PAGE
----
MINNEAPOLIS -- Tina DeAnn Leja was found guilty Saturday of second degree murder, second degree assault and being an accomplice after the fact in the July 5 killing of Bobbie Holder.
The Holcombe native's knees buckled slightly and she clutched her attorney's hand tightly as Hennepin County Judge Thor Anderson read the verdicts. She was found not guilty on one charge, conspiracy to commit second degree assault.
Leja kept her head bowed and made no sound audible as she heard the verdict and as she was later led away, still in the custody of the Hennepin County Sheriff's Department.
Members of her family, including her father, mother, a brother and sister sat silent and still in the courtroom.
"We're glad she's alive and we're sorry for what happened to the Holder family," said Leja's father, Elroy Leja, after the verdict.
Tina Leja's sister, Tammy Leja, who assisted the defense team as an intern studying to be an attorney herself, loudly called for the family to be left alone.
Members of Holder's family were visibly pleased with the verdict. A a cheer could be heard from them as elevator doors closed, but they said little to members of the media afterwards.
"I was really scared (about an acquittal), but thank the Lord," said Michelle True, the mother of Bobbie Holder's 15-month-old son, Lucas, who was in the courtroom when the verdict was read.
"We are pleased with the jury's verdict. This was a horrific murder," said Hennepin County Attorney Amy Klobuchar, the equivalent of a district attorney in the Wisconsin system.
"Leja lured Bobbie Holder to her boyfriend Tequila Smith's home so that Tequila Smith and his brother Chaka could attack him. In addition to assisting in the murder, Leja attempted to hide the crime by driving to Wisconsin and burying Bobbie Holder's torso, and then disposing of the other body parts. Our prosecutors James Keeler and Andrew Winter did an excellent job in presenting the evidence of Leja's involvement in Bobbie Holder's death and the concealment of the crime," Klobuchar said.
Klobuchar's confidence in the evidence notwithstanding, the verdict was no sure thing for the prosecution.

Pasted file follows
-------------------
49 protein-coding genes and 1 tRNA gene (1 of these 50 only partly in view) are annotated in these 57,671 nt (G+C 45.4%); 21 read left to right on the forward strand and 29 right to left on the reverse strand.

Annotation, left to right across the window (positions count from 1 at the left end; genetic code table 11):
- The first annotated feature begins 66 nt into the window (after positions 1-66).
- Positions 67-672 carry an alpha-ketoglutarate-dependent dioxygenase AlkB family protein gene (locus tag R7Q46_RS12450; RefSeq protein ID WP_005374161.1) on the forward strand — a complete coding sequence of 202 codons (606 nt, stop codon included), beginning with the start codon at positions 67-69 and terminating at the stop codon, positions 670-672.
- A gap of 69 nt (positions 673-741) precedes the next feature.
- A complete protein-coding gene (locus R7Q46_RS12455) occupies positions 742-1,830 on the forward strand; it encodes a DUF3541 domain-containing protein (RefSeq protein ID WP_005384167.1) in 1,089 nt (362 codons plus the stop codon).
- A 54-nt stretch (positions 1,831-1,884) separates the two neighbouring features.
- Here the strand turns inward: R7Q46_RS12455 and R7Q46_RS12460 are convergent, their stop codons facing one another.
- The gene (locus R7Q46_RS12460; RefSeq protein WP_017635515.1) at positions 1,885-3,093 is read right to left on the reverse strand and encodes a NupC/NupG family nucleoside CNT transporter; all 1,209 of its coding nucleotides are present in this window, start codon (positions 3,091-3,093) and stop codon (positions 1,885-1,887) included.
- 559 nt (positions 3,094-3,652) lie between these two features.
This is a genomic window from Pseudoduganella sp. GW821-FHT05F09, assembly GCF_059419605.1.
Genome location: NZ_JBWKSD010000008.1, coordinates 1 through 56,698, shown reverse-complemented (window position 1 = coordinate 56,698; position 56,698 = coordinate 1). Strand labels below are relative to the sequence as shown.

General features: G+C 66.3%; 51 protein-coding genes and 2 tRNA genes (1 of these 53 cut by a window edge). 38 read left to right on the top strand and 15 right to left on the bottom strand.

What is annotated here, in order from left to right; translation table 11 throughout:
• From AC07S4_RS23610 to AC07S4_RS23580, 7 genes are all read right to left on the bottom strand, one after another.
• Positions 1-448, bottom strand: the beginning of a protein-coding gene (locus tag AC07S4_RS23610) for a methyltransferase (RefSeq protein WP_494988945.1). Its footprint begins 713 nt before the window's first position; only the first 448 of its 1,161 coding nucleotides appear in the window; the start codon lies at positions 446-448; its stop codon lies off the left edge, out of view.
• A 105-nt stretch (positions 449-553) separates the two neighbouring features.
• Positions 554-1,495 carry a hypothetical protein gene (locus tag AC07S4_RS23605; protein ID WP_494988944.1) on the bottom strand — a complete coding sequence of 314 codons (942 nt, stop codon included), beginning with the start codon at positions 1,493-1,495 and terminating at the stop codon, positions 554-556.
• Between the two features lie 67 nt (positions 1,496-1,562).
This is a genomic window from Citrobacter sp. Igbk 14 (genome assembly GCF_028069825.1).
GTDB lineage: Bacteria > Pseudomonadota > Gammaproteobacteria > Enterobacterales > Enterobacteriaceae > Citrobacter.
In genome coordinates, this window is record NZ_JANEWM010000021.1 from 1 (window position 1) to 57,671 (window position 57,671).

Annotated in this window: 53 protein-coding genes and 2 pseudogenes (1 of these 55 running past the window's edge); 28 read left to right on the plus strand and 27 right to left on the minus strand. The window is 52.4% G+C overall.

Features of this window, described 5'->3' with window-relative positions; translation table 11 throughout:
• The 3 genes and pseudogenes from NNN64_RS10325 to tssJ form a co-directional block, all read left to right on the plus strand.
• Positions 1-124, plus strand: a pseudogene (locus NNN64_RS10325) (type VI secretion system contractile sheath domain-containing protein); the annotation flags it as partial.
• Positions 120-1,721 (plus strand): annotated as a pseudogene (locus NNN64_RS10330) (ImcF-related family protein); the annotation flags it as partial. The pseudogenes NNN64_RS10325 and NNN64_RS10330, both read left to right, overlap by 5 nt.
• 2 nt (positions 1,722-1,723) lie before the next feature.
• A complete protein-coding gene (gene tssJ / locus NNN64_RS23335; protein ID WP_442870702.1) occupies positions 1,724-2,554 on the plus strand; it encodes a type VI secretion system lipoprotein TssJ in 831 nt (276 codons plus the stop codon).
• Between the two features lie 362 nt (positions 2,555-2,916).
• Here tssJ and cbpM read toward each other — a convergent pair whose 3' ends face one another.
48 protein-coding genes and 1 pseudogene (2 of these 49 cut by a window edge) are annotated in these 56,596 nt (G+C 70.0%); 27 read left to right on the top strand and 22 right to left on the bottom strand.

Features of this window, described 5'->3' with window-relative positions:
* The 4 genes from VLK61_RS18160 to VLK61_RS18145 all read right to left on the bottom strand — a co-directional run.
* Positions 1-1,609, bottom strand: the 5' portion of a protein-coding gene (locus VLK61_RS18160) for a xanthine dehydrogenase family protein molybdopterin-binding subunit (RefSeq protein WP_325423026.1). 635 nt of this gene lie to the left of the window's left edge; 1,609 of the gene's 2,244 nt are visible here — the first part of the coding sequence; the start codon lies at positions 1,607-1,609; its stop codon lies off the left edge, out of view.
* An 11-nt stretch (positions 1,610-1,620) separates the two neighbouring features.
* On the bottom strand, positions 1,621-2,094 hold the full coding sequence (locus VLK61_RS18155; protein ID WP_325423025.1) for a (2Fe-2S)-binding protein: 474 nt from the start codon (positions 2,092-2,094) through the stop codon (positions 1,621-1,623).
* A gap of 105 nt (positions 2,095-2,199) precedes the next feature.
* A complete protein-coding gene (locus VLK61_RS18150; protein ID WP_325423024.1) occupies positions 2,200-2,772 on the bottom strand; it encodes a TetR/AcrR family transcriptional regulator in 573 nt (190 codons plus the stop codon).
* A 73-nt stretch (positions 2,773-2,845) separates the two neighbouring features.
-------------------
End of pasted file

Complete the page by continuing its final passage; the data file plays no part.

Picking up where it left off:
Holder was murdered July 5 by Darnell "Tequila" Smith, 25, and his brother, Chaka Smith, 17, according to testimony. Holder went to Darnell Smith's residence after being told on the phone by Tina Leja, 27, that Darnell Smith was not there and he could come over.
In fact, Leja knew Smith was there, and Holder was murdered when he arrived. He was shot twice and stabbed about nine times. His body was then dismembered.
Leja and a man named Andre Parker, 30, who has pleaded guilty to aiding an offender, then drove the torso to Wisconsin, where it was buried in the back yard of property owned by Elroy Leja, who discovered it a day later.
When the crime was discovered and Chaka Smith arrested, Leja fled with Darnell Smith, first to Montana, then to Mississippi.
Leja maintained that she lived in fear of being killed by Darnell Smith, with whom she became involved in a romantic relationship when he was in Stillwater prison and she was a prison guard. Leja said she had no idea Smith was planning to assault Holder when she talked with him on the phone and was too frightened after the murder to do anything but what Darnell Smith said.
Leja's claims of coercion were supported even by prosecution witness Parker, who also expressed fear of being killed by Darnell Smith, who was described as a leader of a Gangster Disciples gang in the Twin Cities.
The jury did not accept Leja's defense, though, and found her guilty of the three most serious charges after about nine hours of deliberations that began Friday afternoon.
Leja could be sentenced to a maximum 62 years in prison, though that is unlikely. Minnesota sentencing guidelines recommend a sentence of 12 1/2 years for second degree unintentional murder. The Smith brothers have both been indicted for first degree intentional murder and face life in prison in convicted.
Leja gambled and lost in her criminal case. She
was offered a plea bargain in which she would plead guilty to aiding an offender, with a maximum penalty of 20 years and a recommended sentence of about 6 years. But her attorneys said at the start of the trial that the defense position had not changed on the offer and they were ready to proceed with trial.
Anderson ordered a pre-sentence investigation. A sentencing date has not been set.
Chaka Smith is scheduled to go on trial Feb. 19. Darnell Smith is to go on trial Feb. 25. Andre Parker is to be sentenced March 11.
Reach Mark Gunderman at firstname.lastname@example.org.